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Life 2015, 5(1), 905-920; doi:10.3390/life5010905

The Expansion of Animal MicroRNA Families Revisited

1
and
1,2,3,4,5,6,7,*
1
Bioinformatics Group, Department of Computer Science, and Interdisciplinary Center for Bioinformatics, University Leipzig, Härtelstrasse 16–18, D-04107 Leipzig, Germany
2
German Centre for Integrative Biodiversity Research (iDiv) Halle-Jena-Leipzig, Deutscher Platz 5E, 04103 Leipzig, Germany
3
Max Planck Institute for Mathematics in the Sciences, Inselstraße 22, D-04103 Leipzig, Germany
4
Fraunhofer Institute for Cell Therapy and Immunology, Perlickstrasse 1, D-04103 Leipzig, Germany
5
Department of Theoretical Chemistry of the University of Vienna, Währingerstrasse 17, A-1090 Vienna, Austria
6
Center for RNA in Technology and Health, University of Copenhagen, Grønnegårdsvej 3, Frederiksberg C, Denmark
7
Santa Fe Institute, 1399 Hyde Park Road, Santa Fe, NM 87501, USA
*
Author to whom correspondence should be addressed.
Academic Editor: Pabulo H. Rampelotto
Received: 28 November 2014 / Revised: 9 February 2015 / Accepted: 11 February 2015 / Published: 13 March 2015
(This article belongs to the Section Chemistry)
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Abstract

MicroRNAs are important regulatory small RNAs in many eukaryotes. Due to their small size and simple structure, they are readily innovated de novo. Throughout the evolution of animals, the emergence of novel microRNA families traces key morphological innovations. Here, we use a computational approach based on homology search and parsimony-based presence/absence analysis to draw a comprehensive picture of microRNA evolution in 159 animal species. We confirm previous observations regarding bursts of innovations accompanying the three rounds of genome duplications in vertebrate evolution and in the early evolution of placental mammals. With a much better resolution for the invertebrate lineage compared to large-scale studies, we observe additional bursts of innovation, e.g., in Rhabditoidea. More importantly, we see clear evidence that loss of microRNA families is not an uncommon phenomenon. The Enoplea may serve as a second dramatic example beyond the tunicates. The large-scale analysis presented here also highlights several generic technical issues in the analysis of very large gene families that will require further research. View Full-Text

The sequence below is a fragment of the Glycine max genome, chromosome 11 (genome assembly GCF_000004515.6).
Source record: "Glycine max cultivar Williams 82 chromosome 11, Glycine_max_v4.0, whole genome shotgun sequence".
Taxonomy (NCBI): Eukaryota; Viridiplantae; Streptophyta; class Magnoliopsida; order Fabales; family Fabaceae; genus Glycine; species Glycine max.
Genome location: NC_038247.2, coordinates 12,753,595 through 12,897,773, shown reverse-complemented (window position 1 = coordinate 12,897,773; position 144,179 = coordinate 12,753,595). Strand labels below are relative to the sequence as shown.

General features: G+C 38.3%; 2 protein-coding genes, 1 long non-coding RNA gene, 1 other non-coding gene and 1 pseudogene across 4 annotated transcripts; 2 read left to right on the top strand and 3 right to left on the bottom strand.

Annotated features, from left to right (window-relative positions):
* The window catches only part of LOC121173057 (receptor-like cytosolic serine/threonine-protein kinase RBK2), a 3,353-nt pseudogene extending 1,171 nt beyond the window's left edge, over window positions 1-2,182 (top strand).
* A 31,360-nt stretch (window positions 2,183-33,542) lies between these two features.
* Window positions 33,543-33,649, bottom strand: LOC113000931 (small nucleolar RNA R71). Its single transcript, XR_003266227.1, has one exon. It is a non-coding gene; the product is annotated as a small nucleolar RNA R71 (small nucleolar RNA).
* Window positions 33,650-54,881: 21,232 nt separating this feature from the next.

Keywords: microRNA; gene loss; genome duplication; innovation; Dollo parsimony; Metazoa microRNA; gene loss; genome duplication; innovation; Dollo parsimony; Metazoa
This is an open access article distributed under the Creative Commons Attribution License which permits unrestricted use, distribution, and reproduction in any medium, provided the original work is properly cited. (CC BY 4.0).

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Hertel, J.; Stadler, P.F. The Expansion of Animal MicroRNA Families Revisited. Life 2015, 5, 905-920.

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